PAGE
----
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The Wind Is Your Master When Hunting Deer with Giles Island’s Jimmy Riley


Editor’s Note: Giles Island in the middle of the Mississippi River is famous for two reasons. On a sandbar on Giles Island is where the famous Jim Bowie, who fought in the battle at the Alamo in Texas, earned his reputation as a knife fighter, and where the legend of the Bowie knife started. Giles Island is also a legendary place to hunt and take big bucks. The lodge manager for Giles Island is Mossy Oak Pro Jimmy Riley, who lives in Natchez, Mississippi, and has been guiding and hunting deer for 39 years. Riley also co-hosts Mossy Oak’s “Deer Thugs” TV show.

A major mistake that hunters make is what I call the fudge factor. They’re walking into their stand, and they realize the wind is blowing from the wrong direction for them to hunt from the stand where they planned. So, they say to themselves, “I'm almost to the stand. If I go to another stand where I have a favorable wind, I can’t get there as early as I want to be in my stand. I’ll just fudge a little and believe that all of the odor killer I’ve put on and my camo clothing will keep the deer from smelling me.” This is the wrong decision, especially if you're hunting a mature buck. 

Although you only may have a day or two to hunt, and you know if you hunt that stand, you'll have a great chance for taking an older-age-class buck, don’t hunt when the wind isn’t totally in your favor. If you hunt with a wrong wind, and the buck you’ve been looking forward to taking the entire year smells you, then you may not see him the rest of the season at the stand where you’ve planned to take that buck. 

Giles5_llAnother tactic that I feel is vitally important to taking mature bucks is controlling the hunting pressure on every part of the land you hunt. For instance here at Giles Island, we've divided the entire island into 18-different hunting segments, each made up of 300 to 500 acres. Because we only take 12 hunters at a time, we make up tags for each hunting area. Each hunter gets to draw out of the hat the hunting area he’ll be hunting for his 3-day stay. This means there will be five areas that aren’t receiving any hunting pressure. In each hunting segment, we’ll have put up from 10 to 15 stands. Each stand site faces a different direction. So, any day our hunter hunts, he always can hunt from a stand site with a favorable wind.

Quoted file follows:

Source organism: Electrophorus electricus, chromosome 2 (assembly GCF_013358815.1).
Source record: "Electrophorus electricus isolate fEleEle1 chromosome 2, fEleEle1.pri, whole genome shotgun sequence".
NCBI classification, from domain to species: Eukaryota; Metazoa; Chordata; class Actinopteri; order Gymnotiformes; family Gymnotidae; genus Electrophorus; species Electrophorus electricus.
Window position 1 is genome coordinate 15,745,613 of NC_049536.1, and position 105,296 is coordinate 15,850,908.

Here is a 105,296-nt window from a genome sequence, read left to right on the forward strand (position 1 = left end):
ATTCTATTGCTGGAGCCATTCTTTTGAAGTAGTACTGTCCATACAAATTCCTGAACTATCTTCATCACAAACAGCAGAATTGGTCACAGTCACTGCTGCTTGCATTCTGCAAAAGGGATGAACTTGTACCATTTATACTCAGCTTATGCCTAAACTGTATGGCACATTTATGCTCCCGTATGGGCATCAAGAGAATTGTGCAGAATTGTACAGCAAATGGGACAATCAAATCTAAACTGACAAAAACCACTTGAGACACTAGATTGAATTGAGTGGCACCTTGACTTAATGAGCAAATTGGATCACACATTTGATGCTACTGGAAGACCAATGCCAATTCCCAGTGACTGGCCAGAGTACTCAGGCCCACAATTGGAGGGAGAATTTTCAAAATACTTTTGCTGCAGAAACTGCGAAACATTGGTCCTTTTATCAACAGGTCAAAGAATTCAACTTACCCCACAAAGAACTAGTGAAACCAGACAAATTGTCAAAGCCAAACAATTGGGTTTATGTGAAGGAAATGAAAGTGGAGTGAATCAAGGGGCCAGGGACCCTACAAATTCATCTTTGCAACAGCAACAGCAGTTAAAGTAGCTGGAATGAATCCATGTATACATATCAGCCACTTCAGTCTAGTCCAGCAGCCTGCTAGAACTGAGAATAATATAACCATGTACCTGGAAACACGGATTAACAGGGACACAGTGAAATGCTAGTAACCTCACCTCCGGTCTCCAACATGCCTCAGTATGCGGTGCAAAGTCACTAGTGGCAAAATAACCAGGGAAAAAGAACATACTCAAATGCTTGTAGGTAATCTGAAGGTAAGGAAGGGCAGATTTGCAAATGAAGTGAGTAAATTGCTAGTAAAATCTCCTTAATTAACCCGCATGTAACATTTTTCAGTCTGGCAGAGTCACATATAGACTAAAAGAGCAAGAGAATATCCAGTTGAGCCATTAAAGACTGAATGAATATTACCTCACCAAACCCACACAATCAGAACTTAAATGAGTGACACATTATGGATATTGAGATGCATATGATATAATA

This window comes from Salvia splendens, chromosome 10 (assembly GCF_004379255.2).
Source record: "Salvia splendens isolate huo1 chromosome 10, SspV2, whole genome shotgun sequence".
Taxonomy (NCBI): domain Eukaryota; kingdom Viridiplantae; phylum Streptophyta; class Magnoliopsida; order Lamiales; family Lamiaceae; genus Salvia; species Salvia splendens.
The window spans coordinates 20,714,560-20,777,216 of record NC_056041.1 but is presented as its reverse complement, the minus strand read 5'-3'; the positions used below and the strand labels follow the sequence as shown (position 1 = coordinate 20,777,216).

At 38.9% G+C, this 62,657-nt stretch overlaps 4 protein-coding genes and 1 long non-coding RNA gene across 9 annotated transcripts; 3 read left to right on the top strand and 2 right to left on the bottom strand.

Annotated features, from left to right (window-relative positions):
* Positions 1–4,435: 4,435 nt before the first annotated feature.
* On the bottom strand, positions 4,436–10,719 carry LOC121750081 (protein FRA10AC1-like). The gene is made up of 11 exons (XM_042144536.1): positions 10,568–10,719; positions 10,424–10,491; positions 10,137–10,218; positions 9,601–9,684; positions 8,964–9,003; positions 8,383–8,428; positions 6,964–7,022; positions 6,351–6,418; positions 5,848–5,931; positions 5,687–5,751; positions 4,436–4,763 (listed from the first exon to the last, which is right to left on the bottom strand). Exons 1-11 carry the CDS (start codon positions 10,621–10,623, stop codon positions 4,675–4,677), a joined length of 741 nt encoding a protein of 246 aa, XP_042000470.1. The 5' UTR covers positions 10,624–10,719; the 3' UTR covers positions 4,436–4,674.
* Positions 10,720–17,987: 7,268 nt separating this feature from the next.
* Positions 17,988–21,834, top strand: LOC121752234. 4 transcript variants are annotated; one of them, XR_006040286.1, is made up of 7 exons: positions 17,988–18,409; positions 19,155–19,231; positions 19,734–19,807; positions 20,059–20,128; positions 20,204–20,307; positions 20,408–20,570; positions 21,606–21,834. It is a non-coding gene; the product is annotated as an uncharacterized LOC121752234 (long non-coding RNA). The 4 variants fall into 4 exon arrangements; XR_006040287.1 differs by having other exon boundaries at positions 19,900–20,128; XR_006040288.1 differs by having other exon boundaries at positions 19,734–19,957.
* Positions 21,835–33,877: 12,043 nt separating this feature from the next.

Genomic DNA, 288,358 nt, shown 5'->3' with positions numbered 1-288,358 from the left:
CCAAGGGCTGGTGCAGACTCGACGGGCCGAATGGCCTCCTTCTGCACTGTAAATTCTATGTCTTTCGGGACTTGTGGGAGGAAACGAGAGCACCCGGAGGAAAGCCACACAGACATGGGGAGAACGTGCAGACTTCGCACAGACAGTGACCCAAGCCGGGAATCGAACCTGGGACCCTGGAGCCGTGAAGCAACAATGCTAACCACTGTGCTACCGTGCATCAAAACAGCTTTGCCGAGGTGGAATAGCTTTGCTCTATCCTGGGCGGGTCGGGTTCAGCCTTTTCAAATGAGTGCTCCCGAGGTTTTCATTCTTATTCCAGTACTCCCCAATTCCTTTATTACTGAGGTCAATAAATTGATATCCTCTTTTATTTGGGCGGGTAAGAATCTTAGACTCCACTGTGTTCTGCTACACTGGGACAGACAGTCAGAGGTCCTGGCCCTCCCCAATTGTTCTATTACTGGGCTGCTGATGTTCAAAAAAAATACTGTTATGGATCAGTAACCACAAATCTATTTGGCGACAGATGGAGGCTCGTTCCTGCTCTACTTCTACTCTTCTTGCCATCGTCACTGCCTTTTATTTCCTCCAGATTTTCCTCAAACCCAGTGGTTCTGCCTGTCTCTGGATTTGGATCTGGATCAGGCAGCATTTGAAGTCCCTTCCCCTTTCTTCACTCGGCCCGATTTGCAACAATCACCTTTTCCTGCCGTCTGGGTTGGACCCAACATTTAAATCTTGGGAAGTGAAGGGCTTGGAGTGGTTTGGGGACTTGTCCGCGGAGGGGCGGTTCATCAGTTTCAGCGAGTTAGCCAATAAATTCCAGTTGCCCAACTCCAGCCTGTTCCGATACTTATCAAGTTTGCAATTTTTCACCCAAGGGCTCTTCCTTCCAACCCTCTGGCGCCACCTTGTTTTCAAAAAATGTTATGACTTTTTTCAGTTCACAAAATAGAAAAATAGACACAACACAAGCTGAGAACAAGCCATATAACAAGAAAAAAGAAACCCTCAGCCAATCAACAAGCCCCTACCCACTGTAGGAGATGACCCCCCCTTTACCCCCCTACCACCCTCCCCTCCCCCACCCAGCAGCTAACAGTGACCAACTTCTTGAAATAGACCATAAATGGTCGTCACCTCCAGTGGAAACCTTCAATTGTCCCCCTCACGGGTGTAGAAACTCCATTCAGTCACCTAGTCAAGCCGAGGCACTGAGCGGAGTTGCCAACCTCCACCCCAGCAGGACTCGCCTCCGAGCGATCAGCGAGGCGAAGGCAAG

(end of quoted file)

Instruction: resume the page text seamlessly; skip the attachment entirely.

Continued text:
Anytime our hunter/guide teams decide they want to change areas, we allow them to draw a new region from the five hunting places that haven’t been hunted. When you figure we have 12 hunters hunting over 15 square miles of property, you can see that we’re not really putting much hunting pressure on our deer. 

If you’ve have leased property, and you want to reduce the hunting pressure on that property, consider the possibility of dividing that land up into separate hunting areas. On weekend hunts, allow the hunters to draw for the portion of property they hunt that weekend. This way, you reduce the deer hunting pressure, and some portion of the land isn’t being hunted. If you have out multiple stands and have designated stand sites where the hunters can hunt with a favorable wind, you're reducing the amount of hunting pressure on the entire property. The wind is our master, and we are slaves to the wind. Each morning, the wind determines where we can and can’t hunt. If you'll be a slave to the wind, you'll find you'll see more deer and harvest more mature bucks.

To contact Jimmy Riley and Giles Island, call 877-944-5374, go to the website at, or friend him on Facebook The photo album on the Giles Island website has pictures of bucks harvested there since 1999.

Day 4: What Causes Hunters to Not Take Trophy Bucks with Giles Island’s Jimmy Riley

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